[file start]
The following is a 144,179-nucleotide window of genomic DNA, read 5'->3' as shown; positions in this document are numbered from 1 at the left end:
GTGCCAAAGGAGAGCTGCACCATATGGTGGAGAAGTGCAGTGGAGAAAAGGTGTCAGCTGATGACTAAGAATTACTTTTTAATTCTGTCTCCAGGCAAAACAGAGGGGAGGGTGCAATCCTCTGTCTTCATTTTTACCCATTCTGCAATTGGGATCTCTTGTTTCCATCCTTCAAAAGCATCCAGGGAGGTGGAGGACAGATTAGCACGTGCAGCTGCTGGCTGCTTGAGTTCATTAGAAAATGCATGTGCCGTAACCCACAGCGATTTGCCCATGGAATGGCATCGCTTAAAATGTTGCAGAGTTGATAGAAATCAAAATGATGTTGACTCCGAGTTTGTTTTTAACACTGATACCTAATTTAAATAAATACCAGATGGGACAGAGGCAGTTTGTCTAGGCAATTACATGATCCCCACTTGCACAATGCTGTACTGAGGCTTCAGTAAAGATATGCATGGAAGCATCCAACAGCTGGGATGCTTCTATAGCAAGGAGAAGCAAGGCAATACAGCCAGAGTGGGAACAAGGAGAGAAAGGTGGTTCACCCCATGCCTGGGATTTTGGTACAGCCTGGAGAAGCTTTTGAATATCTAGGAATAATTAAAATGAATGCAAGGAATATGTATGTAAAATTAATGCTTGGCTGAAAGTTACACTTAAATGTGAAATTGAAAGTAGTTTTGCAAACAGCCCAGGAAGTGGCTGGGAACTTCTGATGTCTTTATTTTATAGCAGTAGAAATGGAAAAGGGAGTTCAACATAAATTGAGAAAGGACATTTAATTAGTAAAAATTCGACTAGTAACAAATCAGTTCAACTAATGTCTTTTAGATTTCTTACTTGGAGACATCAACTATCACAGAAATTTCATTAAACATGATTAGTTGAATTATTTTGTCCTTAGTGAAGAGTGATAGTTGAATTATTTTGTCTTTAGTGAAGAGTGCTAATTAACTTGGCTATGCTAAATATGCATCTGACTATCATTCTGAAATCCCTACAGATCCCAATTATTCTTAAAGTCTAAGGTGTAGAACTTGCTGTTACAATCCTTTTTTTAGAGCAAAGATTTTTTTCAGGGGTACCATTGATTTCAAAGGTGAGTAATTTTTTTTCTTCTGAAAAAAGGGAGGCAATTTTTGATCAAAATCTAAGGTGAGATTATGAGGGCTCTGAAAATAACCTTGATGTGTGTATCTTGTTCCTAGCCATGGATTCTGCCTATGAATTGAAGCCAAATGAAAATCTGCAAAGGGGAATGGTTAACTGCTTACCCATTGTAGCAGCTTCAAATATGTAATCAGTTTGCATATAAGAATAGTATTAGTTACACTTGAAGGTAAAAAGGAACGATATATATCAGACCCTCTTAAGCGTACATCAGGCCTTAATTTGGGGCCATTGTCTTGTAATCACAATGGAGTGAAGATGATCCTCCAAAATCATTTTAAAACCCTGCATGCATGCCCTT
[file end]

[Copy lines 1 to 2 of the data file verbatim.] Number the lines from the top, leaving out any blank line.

The following is a 144,179-nucleotide window of genomic DNA, read 5'->3' as shown; positions in this document are numbered from 1 at the left end:
GTGCCAAAGGAGAGCTGCACCATATGGTGGAGAAGTGCAGTGGAGAAAAGGTGTCAGCTGATGACTAAGAATTACTTTTTAATTCTGTCTCCAGGCAAAACAGAGGGGAGGGTGCAATCCTCTGTCTTCATTTTTACCCATTCTGCAATTGGGATCTCTTGTTTCCATCCTTCAAAAGCATCCAGGGAGGTGGAGGACAGATTAGCACGTGCAGCTGCTGGCTGCTTGAGTTCATTAGAAAATGCATGTGCCGTAACCCACAGCGATTTGCCCATGGAATGGCATCGCTTAAAATGTTGCAGAGTTGATAGAAATCAAAATGATGTTGACTCCGAGTTTGTTTTTAACACTGATACCTAATTTAAATAAATACCAGATGGGACAGAGGCAGTTTGTCTAGGCAATTACATGATCCCCACTTGCACAATGCTGTACTGAGGCTTCAGTAAAGATATGCATGGAAGCATCCAACAGCTGGGATGCTTCTATAGCAAGGAGAAGCAAGGCAATACAGCCAGAGTGGGAACAAGGAGAGAAAGGTGGTTCACCCCATGCCTGGGATTTTGGTACAGCCTGGAGAAGCTTTTGAATATCTAGGAATAATTAAAATGAATGCAAGGAATATGTATGTAAAATTAATGCTTGGCTGAAAGTTACACTTAAATGTGAAATTGAAAGTAGTTTTGCAAACAGCCCAGGAAGTGGCTGGGAACTTCTGATGTCTTTATTTTATAGCAGTAGAAATGGAAAAGGGAGTTCAACATAAATTGAGAAAGGACATTTAATTAGTAAAAATTCGACTAGTAACAAATCAGTTCAACTAATGTCTTTTAGATTTCTTACTTGGAGACATCAACTATCACAGAAATTTCATTAAACATGATTAGTTGAATTATTTTGTCCTTAGTGAAGAGTGATAGTTGAATTATTTTGTCTTTAGTGAAGAGTGCTAATTAACTTGGCTATGCTAAATATGCATCTGACTATCATTCTGAAATCCCTACAGATCCCAATTATTCTTAAAGTCTAAGGTGTAGAACTTGCTGTTACAATCCTTTTTTTAGAGCAAAGATTTTTTTCAGGGGTACCATTGATTTCAAAGGTGAGTAATTTTTTTTCTTCTGAAAAAAGGGAGGCAATTTTTGATCAAAATCTAAGGTGAGATTATGAGGGCTCTGAAAATAACCTTGATGTGTGTATCTTGTTCCTAGCCATGGATTCTGCCTATGAATTGAAGCCAAATGAAAATCTGCAAAGGGGAATGGTTAACTGCTTACCCATTGTAGCAGCTTCAAATATGTAATCAGTTTGCATATAAGAATAGTATTAGTTACACTTGAAGGTAAAAAGGAACGATATATATCAGACCCTCTTAAGCGTACATCAGGCCTTAATTTGGGGCCATTGTCTTGTAATCACAATGGAGTGAAGATGATCCTCCAAAATCATTTTAAAACCCTGCATGCATGCCCTT